Grassland burning is a common sight during spring in many parts of Kansas. Research at Kansas State University says shifting the controlled burns from spring to late summer can help control an invasive plant. KC Olson is a K-State professor studying the topic. He says prescribed burning done in the late summer helps control Chinese bush clover. Moving some of the burns also reduces the concentration of smoke in the air at any one time.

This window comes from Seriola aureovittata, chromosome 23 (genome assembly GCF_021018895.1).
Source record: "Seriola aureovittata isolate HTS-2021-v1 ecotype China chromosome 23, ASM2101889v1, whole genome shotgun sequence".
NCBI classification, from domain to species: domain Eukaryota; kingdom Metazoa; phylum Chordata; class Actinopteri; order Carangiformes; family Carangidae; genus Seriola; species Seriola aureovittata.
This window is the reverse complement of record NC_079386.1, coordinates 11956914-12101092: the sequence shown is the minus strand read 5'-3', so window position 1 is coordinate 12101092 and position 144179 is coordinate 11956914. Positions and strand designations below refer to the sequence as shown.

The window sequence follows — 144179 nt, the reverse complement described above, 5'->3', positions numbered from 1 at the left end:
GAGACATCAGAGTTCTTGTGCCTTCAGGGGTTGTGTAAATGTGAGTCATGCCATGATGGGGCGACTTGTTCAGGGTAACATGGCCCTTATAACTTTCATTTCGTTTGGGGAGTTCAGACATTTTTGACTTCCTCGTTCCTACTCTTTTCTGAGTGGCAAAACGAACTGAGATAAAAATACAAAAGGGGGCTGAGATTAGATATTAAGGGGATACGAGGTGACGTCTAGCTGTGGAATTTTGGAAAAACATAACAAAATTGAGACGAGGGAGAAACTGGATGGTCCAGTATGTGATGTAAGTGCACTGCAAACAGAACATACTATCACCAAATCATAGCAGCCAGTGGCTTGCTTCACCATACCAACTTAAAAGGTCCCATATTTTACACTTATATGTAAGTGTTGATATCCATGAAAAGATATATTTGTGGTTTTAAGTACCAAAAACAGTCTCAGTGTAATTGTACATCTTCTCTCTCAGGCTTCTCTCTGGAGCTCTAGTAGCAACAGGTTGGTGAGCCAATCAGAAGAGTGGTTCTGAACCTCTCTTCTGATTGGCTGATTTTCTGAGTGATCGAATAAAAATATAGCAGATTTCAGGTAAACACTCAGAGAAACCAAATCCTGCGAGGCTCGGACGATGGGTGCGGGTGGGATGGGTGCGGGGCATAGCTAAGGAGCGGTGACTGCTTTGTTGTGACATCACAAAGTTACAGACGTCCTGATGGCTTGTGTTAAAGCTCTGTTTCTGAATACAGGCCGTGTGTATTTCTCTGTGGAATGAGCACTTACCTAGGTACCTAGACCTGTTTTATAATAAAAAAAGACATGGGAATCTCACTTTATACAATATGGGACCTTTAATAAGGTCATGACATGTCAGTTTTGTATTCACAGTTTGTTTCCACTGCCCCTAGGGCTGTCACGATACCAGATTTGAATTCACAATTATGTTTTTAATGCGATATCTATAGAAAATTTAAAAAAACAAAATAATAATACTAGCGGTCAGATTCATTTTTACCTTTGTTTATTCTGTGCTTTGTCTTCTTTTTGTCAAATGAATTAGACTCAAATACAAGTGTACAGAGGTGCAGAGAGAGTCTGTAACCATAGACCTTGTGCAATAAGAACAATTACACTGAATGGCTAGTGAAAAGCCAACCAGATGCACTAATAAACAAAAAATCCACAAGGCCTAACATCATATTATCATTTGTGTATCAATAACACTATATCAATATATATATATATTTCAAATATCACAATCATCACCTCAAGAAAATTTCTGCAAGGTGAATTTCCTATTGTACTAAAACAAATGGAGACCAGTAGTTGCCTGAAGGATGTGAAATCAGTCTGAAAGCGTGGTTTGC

"What we're talking about is not eliminating that essential tool we call prescribed fire, but just spreading out its application enough to where the smoke is just not so intense," says Olson.
Burning in the late summer nearly eliminates viable seeds from the plant. Bush clover crowds out native prairie species and can cause stomach problems in grazing cattle.